I fancy myself a bicoastal woman.

The forging of this status began on a bitingly cold day in Lexington, Massachusetts in the winter of 1959 as I walked with childhood friends to Old Reservoir Pond with ice skates slung over my right shoulder. Through puffs of cold breath I announced to Jill and Kim that my family was moving at the end of the summer to Los Angeles because my dad would be “working on rockets” there.

My friends exclaimed, “Wow, you’re so lucky! You’ll see movie stars in Hollywood and get to go to Disneyland!”

That day I had no way of knowing how amazing my two years in LA would be.”

But I didn’t feel lucky. After all, there would be no ice or snow in California. I wouldn’t be able to go skating on ponds because water there wouldn’t freeze in the winter, nor could I speed prone down Woodcliff Road on my Flexible Flyer after it snowed.

Even worse, my dad would be giving away Spooky and Tigger because the people we’d be renting a house from in California didn’t want cats or dogs there. Most of all, I would miss all my friends in Massachusetts. That day I had no way of knowing how amazing my two years in LA would be.

My family arrived in Brentwood on my 11th birthday. It was a hot day and it was difficult to breathe because of the layer of mauve-colored smog hanging on the horizon. Our rental was a single-story house of yellow stucco that my younger brother Bobby and I liked a lot because we would have our own bedrooms for the first time in our lives. My room was the bigger one, and I had a double bed with a built-in shelf for books!

Within our first week in Brentwood, my mother allowed me to purchase three dime store turtles because I sorely missed caring for our family’s cats. I named the turtles Basil, Oregano, and Cinnamon, and enjoyed watching them paddle around their oval plastic “pool” that I had placed on the top of my bookshelf. They would snap up the tiny pieces of hamburger I offered from the tip of a toothpick, and routinely basked under a gooseneck lamp on top of the speckled rock I placed for them in the water.

Within the first week in Brentwood, Bobby and I discovered a gaggle of boys and girls who were playing an embellished version of baseball in the street. As they darted about, tanned and sweaty, they invited us to join them. I happily made friends that day with several girls with whom I was to share many adventures. Valli, Niki, Brooke, and I went swimming all year long at area beaches and even swam while fully clothed at the Sands Hotel pool on Sunset Boulevard—which proved entertaining for the hotel guests.

Eventually my school friend Eva would sometimes join us. On Fridays, we would watch Twilight Zone at one of our homes, and on Saturdays we gathered to walk to Westwood Village through the VA cemetery to see 35-cent movies at either the Fox or the Bruin theatre. After the movie, we’d buy ice cream cones at the nearby Baskin-Robbins 31 Flavors. While there, my friends and I would guess what flavor each customer near us would choose based on how they behaved and dressed—and were surprised when we got it right some of the time.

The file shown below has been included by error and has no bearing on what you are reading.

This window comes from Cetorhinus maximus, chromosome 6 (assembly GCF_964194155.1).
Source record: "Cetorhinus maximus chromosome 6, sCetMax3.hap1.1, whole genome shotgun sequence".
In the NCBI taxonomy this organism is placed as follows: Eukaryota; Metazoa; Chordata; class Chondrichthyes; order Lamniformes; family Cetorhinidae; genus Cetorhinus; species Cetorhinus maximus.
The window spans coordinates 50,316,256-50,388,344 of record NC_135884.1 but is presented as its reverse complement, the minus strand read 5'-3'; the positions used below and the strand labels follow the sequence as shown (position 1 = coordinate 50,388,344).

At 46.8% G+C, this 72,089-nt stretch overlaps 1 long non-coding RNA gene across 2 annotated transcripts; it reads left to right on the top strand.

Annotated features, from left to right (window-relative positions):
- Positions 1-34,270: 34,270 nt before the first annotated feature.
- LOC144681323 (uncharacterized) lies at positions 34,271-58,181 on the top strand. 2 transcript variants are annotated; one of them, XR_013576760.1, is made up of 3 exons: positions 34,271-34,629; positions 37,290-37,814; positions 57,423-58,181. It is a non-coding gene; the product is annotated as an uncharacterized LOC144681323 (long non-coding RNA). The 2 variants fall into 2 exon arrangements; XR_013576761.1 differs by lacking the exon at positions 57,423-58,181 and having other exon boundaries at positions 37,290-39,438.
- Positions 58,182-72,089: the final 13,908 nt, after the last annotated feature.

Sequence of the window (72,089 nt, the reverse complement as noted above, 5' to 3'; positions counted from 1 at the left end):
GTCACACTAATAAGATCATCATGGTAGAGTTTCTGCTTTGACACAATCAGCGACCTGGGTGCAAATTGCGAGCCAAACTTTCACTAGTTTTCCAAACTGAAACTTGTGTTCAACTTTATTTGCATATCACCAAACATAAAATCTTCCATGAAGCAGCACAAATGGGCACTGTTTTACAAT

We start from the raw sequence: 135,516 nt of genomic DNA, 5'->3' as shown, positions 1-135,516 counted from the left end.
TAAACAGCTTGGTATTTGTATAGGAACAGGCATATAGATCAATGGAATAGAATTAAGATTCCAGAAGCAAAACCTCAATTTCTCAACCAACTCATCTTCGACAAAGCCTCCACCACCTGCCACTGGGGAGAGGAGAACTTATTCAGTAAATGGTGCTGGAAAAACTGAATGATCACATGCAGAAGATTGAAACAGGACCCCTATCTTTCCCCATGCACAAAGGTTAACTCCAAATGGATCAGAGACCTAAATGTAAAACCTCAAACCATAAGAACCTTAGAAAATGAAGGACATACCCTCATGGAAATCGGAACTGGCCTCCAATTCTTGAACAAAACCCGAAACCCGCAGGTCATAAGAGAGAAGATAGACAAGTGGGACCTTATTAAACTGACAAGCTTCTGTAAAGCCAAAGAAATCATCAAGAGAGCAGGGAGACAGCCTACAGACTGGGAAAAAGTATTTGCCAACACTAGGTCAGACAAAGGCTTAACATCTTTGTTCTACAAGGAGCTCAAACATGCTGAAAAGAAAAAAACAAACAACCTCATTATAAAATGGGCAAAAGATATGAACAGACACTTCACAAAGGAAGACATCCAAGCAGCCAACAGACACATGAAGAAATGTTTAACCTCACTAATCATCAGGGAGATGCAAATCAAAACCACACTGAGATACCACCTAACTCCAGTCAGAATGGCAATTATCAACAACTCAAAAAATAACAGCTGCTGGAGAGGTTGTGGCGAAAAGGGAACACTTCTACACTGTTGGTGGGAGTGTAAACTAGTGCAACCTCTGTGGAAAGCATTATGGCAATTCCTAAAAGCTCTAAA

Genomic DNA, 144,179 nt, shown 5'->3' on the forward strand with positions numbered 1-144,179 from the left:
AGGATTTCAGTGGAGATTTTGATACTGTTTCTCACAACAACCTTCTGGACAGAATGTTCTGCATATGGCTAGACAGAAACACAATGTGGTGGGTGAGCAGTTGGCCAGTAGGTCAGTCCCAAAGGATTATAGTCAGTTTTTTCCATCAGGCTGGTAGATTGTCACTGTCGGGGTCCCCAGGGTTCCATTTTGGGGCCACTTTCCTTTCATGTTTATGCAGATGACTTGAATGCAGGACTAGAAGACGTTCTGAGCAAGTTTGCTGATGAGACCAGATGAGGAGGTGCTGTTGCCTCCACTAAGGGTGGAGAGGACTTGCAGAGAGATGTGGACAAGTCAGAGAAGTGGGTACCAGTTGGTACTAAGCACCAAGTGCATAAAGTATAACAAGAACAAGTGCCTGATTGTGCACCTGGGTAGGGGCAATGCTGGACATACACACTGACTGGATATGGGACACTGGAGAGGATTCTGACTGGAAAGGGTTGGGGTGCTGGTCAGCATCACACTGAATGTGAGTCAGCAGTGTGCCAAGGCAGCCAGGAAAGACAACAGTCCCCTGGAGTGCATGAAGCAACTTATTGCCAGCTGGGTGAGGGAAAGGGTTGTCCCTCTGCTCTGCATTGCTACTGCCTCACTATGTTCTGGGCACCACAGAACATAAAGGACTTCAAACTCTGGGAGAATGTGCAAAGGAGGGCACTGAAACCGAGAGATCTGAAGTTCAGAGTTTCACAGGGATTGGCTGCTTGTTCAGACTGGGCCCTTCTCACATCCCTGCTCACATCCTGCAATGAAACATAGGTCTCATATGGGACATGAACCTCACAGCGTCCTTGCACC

One Saturday we were inspired after seeing South Pacific at the Bruin. After walking home, Valli, Niki, Brooke, and I shimmied between our garage and our neighbor’s and proceeded to sing songs from South Pacific on the roof of our garage to regale whoever was walking by.

If a desert wind whipped through our neighborhood on a weekend, my friends and I would forego Westwood Village. We would sit in chairs on my front porch for a bird’s eye view of forceful gusts of hot sandy wind. With each gust, we toasted one another with fancy glasses of a carbonated beverage made from water and “Fizzy” tablets. We called these events “Happy Fizzy Parties.”

Two years after moving to Brentwood, my family moved back to our gray Cape in Lexington, Massachusetts, and it was here that I reluctantly turned 13.

I recognized that I had earned “street cred” among my friends because I had lived those two years in Los Angeles.”

I had always been a female Peter Pan, never wanting to reach adulthood too quickly. Reuniting with my old friends there took my mind off of growing up. Only a few months after returning to Lexington, my family moved to a town west of Boston called Wayland.

Our new contemporary house there had vertical clapboards of clear-stained wood and a front door painted a bright crimson red. Inside the house were high beamed ceilings and walls of windows, and every room smelled of wood. It was bigger than any house we had ever lived in. Our backyard was a forested hill, and beyond this was a dairy farm surrounded by fir trees and open fields where alfalfa was planted every spring.